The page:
Motorcycles have traveled a bumpier road than four-wheeled vehicles to reach the mainstream of American culture. At the end of the 19th century, inventors around the world were figuring out how to put motors on bicycles. In Milwaukee, Arthur and Walter Davidson and their friend, Bill Harley, started fooling around with bicycles and engines in 1903 in the shed in the Davidson back yard. They had no intention of creating a business, but their friends kept asking, “Will you make one for me?” Still, it was the automobile that was becoming all the rage during this era. The car became gradually more indispensable to Americans, while motorized bikes remained in the hobby category.

During World War II, many American servicemen had a chance to ride motorcycles in Europe, and they found them lighter in weight and a better ride than the American-made Harley-Davidsons. After the war, those veterans started “chopping” the Harleys. First they would remove or shorten the fenders. Then they continued to chop off anything they thought was unnecessary. Off came the windshield, big headlights, crash bars, and big seats. Eventually they raised the handlebars and expanded the fork. What was interesting about this period, from the 1940s through the 1970s, was that Harley-Davidson never really responded to these changes being made by their customers. Harley-Davidson and the other American manufacturers continued making the bikes the same old way, leaving it to the buyers and their garage mechanics to do the souping up.

The advent of the American chopper brought about cultural disengagement for many of their riders. In July 1947, in Hollister, Cal., some WWII vets showed up in town and got drunk for a few days. There were no injuries, but the police didn’t like having their town invaded. The incident would have faded away, but a photographer for Life magazine staged a picture of a motorcycle rider sitting on his bike in Hollister surrounded by dozens of empty beer bottles. The bad image of the chopper bikers was born.

In 1954, Hollywood cashed in on the image with The Wild One. By the 1960s, the Hell’s Angels motorcycle club had taken over a lot of the drug dealing in major cities. In 1967, Hell’s Angels: A Strange and Terrible Saga, by journalist Hunter S. Thompson, was published. It featured Thompson getting the shit beat out of him by the Hell’s Angels in a bar. In 1969, the film Easy Rider with Peter Fonda on a wild-ass chopper captured the imaginations of many young viewers. Not enough to take the chopper mainstream, however — especially not when, later that year, the Hell’s Angels stabbed a young black guy to death while they were providing “security” for a rock concert at California’s Altamont Speedway.

By the 1980s, Japanese motorcycles were moving into the American marketplace, fast little crotch-rockets as they were called. In response, Harley-Davidson moved back in time and started marketing its bikes to their loyal older crowd. Choppers were seen by many as the motorcycles that defined the bad guys of the 1960s and 1970s, but the mechanics who were slicing and dicing the factory motorcycles were nonetheless creating bikes that were lighter, better for the eye, and a more powerful ride.

It would take another 20 years or so before a few mechanics figured out that the chopper biz had a highly profitable and marketable side. Bill Rucker was one of those guys. He figured out how to do to choppers what Michael Dell was doing with computers.

Bill Rucker had fooled with motors ever since his teen-age days at L.D. Bell High School in Hurst. After high school, he started several businesses involving engine mechanics. He had his own filling station and garage on East Belknap in Haltom City at age 21. He started a shop that repaired and customized hot rod cars. He founded another company that rebuilt diesel engines and sold them in Asian markets. By 1994, the diesel company was in bankruptcy. But even before things went bad there, Rucker was on to his next idea. He figured there was money to be made through the conundrum of regularizing the customizing of motorbikes.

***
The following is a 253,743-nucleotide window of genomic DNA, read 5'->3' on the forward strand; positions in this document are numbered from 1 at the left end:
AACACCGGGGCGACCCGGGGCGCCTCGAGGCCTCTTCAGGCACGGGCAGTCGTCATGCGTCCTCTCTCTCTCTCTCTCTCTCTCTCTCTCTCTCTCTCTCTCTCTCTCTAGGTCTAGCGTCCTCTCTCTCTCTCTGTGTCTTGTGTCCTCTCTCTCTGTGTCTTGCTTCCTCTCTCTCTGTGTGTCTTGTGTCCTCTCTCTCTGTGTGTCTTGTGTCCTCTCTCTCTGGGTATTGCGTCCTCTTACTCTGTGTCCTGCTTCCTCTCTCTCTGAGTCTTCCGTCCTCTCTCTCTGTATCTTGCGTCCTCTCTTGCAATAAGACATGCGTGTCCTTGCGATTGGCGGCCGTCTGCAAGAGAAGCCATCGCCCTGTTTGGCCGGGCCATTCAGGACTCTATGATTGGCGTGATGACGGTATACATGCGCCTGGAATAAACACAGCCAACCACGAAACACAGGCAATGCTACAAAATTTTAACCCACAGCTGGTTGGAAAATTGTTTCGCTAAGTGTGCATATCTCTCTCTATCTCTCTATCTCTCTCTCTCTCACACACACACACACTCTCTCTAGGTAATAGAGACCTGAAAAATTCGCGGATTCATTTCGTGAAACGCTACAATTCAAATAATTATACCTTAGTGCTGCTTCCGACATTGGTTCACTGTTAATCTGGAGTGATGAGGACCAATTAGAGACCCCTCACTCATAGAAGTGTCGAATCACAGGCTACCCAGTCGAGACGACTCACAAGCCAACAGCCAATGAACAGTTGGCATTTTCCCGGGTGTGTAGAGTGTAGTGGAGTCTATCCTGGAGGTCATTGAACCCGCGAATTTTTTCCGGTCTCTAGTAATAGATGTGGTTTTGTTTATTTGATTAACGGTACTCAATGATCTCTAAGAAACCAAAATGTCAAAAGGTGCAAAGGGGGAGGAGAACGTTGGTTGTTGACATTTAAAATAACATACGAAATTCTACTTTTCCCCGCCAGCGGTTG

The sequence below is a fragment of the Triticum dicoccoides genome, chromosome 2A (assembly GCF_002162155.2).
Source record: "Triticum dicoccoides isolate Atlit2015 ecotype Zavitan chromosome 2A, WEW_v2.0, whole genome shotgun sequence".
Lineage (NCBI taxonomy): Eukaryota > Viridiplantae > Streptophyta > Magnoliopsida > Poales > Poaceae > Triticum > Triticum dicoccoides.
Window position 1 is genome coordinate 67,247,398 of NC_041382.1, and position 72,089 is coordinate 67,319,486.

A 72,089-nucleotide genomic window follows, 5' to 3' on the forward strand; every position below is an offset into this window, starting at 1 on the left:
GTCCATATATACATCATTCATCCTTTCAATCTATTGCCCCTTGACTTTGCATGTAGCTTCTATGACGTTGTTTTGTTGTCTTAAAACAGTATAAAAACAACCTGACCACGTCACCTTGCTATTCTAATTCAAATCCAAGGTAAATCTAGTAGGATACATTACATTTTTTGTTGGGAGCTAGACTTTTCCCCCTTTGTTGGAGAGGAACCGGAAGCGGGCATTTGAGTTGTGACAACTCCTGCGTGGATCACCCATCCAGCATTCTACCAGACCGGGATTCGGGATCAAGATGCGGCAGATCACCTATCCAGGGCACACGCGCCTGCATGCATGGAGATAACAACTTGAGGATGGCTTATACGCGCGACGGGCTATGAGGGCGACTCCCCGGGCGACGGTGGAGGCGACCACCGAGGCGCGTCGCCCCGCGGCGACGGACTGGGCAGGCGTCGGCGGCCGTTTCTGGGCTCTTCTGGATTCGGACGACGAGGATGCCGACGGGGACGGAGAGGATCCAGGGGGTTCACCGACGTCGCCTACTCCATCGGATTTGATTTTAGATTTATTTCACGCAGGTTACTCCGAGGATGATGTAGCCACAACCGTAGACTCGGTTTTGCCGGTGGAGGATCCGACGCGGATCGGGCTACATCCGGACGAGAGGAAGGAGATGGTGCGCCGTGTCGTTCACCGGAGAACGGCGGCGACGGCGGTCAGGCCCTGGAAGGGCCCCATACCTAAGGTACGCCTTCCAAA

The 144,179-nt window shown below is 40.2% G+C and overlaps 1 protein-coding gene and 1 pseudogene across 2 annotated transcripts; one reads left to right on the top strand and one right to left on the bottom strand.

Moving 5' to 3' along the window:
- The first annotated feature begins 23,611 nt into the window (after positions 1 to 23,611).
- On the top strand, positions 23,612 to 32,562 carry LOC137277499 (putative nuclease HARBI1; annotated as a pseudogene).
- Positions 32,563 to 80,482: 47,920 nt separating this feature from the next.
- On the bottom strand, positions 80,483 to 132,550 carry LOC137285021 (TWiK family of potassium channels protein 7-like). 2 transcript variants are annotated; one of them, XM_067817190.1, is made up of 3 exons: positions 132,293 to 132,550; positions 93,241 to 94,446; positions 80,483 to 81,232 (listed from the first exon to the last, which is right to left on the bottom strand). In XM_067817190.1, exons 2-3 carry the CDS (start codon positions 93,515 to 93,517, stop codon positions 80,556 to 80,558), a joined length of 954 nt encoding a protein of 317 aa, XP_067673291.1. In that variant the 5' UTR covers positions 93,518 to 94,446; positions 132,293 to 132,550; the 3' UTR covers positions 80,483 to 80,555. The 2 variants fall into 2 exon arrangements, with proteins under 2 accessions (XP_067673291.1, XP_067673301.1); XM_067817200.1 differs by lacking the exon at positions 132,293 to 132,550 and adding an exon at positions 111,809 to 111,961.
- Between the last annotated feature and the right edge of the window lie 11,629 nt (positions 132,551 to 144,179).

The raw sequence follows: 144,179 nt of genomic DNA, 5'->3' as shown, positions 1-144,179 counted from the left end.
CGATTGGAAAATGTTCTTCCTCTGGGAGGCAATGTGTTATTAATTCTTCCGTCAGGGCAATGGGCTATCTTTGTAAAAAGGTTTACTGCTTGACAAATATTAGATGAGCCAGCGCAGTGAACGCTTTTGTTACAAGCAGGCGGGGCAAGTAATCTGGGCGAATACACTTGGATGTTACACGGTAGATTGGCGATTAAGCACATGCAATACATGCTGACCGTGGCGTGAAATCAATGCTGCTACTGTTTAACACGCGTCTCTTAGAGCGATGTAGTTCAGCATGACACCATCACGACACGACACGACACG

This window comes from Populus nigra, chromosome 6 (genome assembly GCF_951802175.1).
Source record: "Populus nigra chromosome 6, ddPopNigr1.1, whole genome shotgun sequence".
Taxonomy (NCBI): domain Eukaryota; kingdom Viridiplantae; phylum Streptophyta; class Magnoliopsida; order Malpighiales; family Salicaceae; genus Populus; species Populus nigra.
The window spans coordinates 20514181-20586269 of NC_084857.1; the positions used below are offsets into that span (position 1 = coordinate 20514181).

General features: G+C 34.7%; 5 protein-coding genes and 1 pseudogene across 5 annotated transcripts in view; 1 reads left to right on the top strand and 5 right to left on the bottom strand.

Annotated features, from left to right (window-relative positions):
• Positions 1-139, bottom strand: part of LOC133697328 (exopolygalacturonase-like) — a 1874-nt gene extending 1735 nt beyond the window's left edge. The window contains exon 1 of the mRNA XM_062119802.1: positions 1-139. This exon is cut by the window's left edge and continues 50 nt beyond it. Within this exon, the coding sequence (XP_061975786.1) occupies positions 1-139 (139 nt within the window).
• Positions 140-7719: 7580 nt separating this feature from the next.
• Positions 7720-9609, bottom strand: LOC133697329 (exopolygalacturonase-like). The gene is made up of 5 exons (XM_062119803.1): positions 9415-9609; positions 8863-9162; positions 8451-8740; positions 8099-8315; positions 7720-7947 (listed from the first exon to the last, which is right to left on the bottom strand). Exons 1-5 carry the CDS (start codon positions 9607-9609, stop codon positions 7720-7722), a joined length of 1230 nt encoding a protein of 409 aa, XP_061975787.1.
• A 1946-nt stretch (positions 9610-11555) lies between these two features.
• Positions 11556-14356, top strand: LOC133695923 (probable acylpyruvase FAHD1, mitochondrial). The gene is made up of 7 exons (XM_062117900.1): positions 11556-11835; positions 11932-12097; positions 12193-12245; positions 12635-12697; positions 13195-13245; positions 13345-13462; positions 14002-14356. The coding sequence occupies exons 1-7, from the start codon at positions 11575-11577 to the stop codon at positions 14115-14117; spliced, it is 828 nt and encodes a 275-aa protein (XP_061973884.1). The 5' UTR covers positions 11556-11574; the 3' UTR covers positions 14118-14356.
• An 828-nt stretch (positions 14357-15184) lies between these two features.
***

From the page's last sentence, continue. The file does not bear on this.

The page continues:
Rucker had figured out how to make custom motorcycles to compete against the big boys. Harley-Davidson and the Japanese companies had always made their bikes in a factory line. As with automobiles, about the only choice consumers had on a certain model was the color.

In the computer industry, by contrast, Dell Computers was based on the idea that while 80 percent of the insides of personal computers were the same, money could be made by configuring the rest of the computer to each customer’s needs as ordered and paid for. The idea was to abandon the old system of inventory and make items only as they were ordered. Rucker did likewise: He would make motorcycles only after the customers told the company what they wanted. But because 80 percent of the motorcycles were the same, they could be created in a factory.

The result was American IronHorse Motorcycle Co., founded in northwest Fort Worth in 1995. A few years later, Rucker explained to Fast Company magazine that he and partner Tim Edmondson saw the opportunity created by Harley-Davidson’s struggles with supply and demand and by the evolution of upper-scale motorcycle riders willing to pay handsomely for “factory customized, uniquely hand-painted, high-performance motorcycles” now sold through more than 80 dealers nationwide.

By 2002, IronHorse was the industry’s largest factory custom motorcycle business, with 300 employees. By 2003, the company was putting out about 3,500 bikes a year from its 224,000-square-foot plant on Blue Mound Road and bringing in more than $40 million in sales. The bikes can be built in 30 to 90 days. Customers help design them, from the paint job to mirrors to seat structure. In 2003, Inc. magazine named the custom chopper maker to its annual list of fastest-growing private companies, the only Fort Worth company named.

Such success, however was causing turmoil inside American IronHorse. Rucker had taken on many private investors to grow the company, and they in turn wanted to see better results. One of the major problems was that Rucker had always pushed the motorcycles through dealerships that were more like mechanics’ garages than the upscale showrooms that the new clientele were comfortable with.